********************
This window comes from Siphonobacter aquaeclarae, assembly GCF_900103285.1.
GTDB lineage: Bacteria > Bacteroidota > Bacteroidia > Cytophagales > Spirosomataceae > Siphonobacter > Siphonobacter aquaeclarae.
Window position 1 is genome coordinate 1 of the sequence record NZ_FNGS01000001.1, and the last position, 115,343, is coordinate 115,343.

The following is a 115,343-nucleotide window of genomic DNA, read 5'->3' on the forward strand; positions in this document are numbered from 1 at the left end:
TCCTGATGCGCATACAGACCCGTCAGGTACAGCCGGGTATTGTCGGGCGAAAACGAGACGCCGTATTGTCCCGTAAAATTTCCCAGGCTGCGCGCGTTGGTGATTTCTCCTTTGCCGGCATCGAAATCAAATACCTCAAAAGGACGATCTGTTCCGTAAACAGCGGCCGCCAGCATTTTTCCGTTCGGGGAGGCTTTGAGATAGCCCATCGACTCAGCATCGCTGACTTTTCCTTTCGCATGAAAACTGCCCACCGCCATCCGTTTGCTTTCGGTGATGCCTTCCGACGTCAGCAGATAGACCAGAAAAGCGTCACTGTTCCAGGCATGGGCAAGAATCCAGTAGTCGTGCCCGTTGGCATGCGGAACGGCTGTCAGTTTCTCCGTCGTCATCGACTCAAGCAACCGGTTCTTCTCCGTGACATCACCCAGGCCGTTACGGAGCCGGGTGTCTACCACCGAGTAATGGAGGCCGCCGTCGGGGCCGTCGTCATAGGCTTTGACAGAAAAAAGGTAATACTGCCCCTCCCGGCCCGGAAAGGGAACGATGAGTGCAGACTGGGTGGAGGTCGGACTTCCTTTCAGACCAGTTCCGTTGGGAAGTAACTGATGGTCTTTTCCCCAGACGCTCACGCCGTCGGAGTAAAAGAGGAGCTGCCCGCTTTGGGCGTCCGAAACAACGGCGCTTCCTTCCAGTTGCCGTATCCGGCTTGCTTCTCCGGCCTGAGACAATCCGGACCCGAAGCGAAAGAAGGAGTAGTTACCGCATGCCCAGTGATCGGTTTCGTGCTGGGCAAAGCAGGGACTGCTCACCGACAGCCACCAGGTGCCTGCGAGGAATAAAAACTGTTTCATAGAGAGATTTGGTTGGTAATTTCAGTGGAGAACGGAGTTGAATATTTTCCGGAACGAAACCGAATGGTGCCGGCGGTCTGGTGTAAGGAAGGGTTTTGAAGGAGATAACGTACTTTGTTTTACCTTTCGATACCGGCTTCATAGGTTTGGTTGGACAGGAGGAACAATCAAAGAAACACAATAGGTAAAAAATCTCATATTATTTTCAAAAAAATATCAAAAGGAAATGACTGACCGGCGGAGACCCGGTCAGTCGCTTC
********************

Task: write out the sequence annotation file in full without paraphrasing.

This window comes from Siphonobacter aquaeclarae, assembly GCF_900103285.1.
GTDB lineage: Bacteria > Bacteroidota > Bacteroidia > Cytophagales > Spirosomataceae > Siphonobacter > Siphonobacter aquaeclarae.
Window position 1 is genome coordinate 1 of the sequence record NZ_FNGS01000001.1, and the last position, 115,343, is coordinate 115,343.

The following is a 115,343-nucleotide window of genomic DNA, read 5'->3' on the forward strand; positions in this document are numbered from 1 at the left end:
TCCTGATGCGCATACAGACCCGTCAGGTACAGCCGGGTATTGTCGGGCGAAAACGAGACGCCGTATTGTCCCGTAAAATTTCCCAGGCTGCGCGCGTTGGTGATTTCTCCTTTGCCGGCATCGAAATCAAATACCTCAAAAGGACGATCTGTTCCGTAAACAGCGGCCGCCAGCATTTTTCCGTTCGGGGAGGCTTTGAGATAGCCCATCGACTCAGCATCGCTGACTTTTCCTTTCGCATGAAAACTGCCCACCGCCATCCGTTTGCTTTCGGTGATGCCTTCCGACGTCAGCAGATAGACCAGAAAAGCGTCACTGTTCCAGGCATGGGCAAGAATCCAGTAGTCGTGCCCGTTGGCATGCGGAACGGCTGTCAGTTTCTCCGTCGTCATCGACTCAAGCAACCGGTTCTTCTCCGTGACATCACCCAGGCCGTTACGGAGCCGGGTGTCTACCACCGAGTAATGGAGGCCGCCGTCGGGGCCGTCGTCATAGGCTTTGACAGAAAAAAGGTAATACTGCCCCTCCCGGCCCGGAAAGGGAACGATGAGTGCAGACTGGGTGGAGGTCGGACTTCCTTTCAGACCAGTTCCGTTGGGAAGTAACTGATGGTCTTTTCCCCAGACGCTCACGCCGTCGGAGTAAAAGAGGAGCTGCCCGCTTTGGGCGTCCGAAACAACGGCGCTTCCTTCCAGTTGCCGTATCCGGCTTGCTTCTCCGGCCTGAGACAATCCGGACCCGAAGCGAAAGAAGGAGTAGTTACCGCATGCCCAGTGATCGGTTTCGTGCTGGGCAAAGCAGGGACTGCTCACCGACAGCCACCAGGTGCCTGCGAGGAATAAAAACTGTTTCATAGAGAGATTTGGTTGGTAATTTCAGTGGAGAACGGAGTTGAATATTTTCCGGAACGAAACCGAATGGTGCCGGCGGTCTGGTGTAAGGAAGGGTTTTGAAGGAGATAACGTACTTTGTTTTACCTTTCGATACCGGCTTCATAGGTTTGGTTGGACAGGAGGAACAATCAAAGAAACACAATAGGTAAAAAATCTCATATTATTTTCAAAAAAATATCAAAAGGAAATGACTGACCGGCGGAGACCCGGTCAGTCGCTTC